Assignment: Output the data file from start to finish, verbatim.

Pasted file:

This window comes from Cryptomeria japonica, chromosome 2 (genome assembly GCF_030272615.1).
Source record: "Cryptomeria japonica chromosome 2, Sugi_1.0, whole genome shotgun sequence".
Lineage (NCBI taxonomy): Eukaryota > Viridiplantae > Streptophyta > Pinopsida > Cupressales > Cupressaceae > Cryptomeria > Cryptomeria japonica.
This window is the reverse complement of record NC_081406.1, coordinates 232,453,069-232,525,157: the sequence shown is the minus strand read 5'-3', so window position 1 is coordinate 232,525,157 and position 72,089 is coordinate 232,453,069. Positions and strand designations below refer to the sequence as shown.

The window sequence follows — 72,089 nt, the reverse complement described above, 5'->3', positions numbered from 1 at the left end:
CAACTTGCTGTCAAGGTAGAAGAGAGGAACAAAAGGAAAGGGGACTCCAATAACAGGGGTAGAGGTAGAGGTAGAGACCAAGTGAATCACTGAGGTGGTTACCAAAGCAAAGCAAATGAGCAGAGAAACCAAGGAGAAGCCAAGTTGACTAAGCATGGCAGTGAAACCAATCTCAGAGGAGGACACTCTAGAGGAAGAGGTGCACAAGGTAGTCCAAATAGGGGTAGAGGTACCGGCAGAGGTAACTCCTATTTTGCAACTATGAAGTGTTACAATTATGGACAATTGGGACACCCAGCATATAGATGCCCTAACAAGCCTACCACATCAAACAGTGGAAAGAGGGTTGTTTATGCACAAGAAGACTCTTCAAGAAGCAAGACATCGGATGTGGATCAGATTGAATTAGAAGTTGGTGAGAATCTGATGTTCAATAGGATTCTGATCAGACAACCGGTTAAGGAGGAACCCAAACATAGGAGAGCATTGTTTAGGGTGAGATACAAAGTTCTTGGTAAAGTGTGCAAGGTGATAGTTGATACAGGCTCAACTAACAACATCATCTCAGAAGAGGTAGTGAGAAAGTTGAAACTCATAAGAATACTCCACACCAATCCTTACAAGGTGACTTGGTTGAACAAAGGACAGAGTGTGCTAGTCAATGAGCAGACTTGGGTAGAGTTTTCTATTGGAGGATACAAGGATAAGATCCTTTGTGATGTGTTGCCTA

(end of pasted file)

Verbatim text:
This window comes from Cryptomeria japonica, chromosome 2 (genome assembly GCF_030272615.1).
Source record: "Cryptomeria japonica chromosome 2, Sugi_1.0, whole genome shotgun sequence".
Lineage (NCBI taxonomy): Eukaryota > Viridiplantae > Streptophyta > Pinopsida > Cupressales > Cupressaceae > Cryptomeria > Cryptomeria japonica.
This window is the reverse complement of record NC_081406.1, coordinates 232,453,069-232,525,157: the sequence shown is the minus strand read 5'-3', so window position 1 is coordinate 232,525,157 and position 72,089 is coordinate 232,453,069. Positions and strand designations below refer to the sequence as shown.

The window sequence follows — 72,089 nt, the reverse complement described above, 5'->3', positions numbered from 1 at the left end:
CAACTTGCTGTCAAGGTAGAAGAGAGGAACAAAAGGAAAGGGGACTCCAATAACAGGGGTAGAGGTAGAGGTAGAGACCAAGTGAATCACTGAGGTGGTTACCAAAGCAAAGCAAATGAGCAGAGAAACCAAGGAGAAGCCAAGTTGACTAAGCATGGCAGTGAAACCAATCTCAGAGGAGGACACTCTAGAGGAAGAGGTGCACAAGGTAGTCCAAATAGGGGTAGAGGTACCGGCAGAGGTAACTCCTATTTTGCAACTATGAAGTGTTACAATTATGGACAATTGGGACACCCAGCATATAGATGCCCTAACAAGCCTACCACATCAAACAGTGGAAAGAGGGTTGTTTATGCACAAGAAGACTCTTCAAGAAGCAAGACATCGGATGTGGATCAGATTGAATTAGAAGTTGGTGAGAATCTGATGTTCAATAGGATTCTGATCAGACAACCGGTTAAGGAGGAACCCAAACATAGGAGAGCATTGTTTAGGGTGAGATACAAAGTTCTTGGTAAAGTGTGCAAGGTGATAGTTGATACAGGCTCAACTAACAACATCATCTCAGAAGAGGTAGTGAGAAAGTTGAAACTCATAAGAATACTCCACACCAATCCTTACAAGGTGACTTGGTTGAACAAAGGACAGAGTGTGCTAGTCAATGAGCAGACTTGGGTAGAGTTTTCTATTGGAGGATACAAGGATAAGATCCTTTGTGATGTGTTGCCTA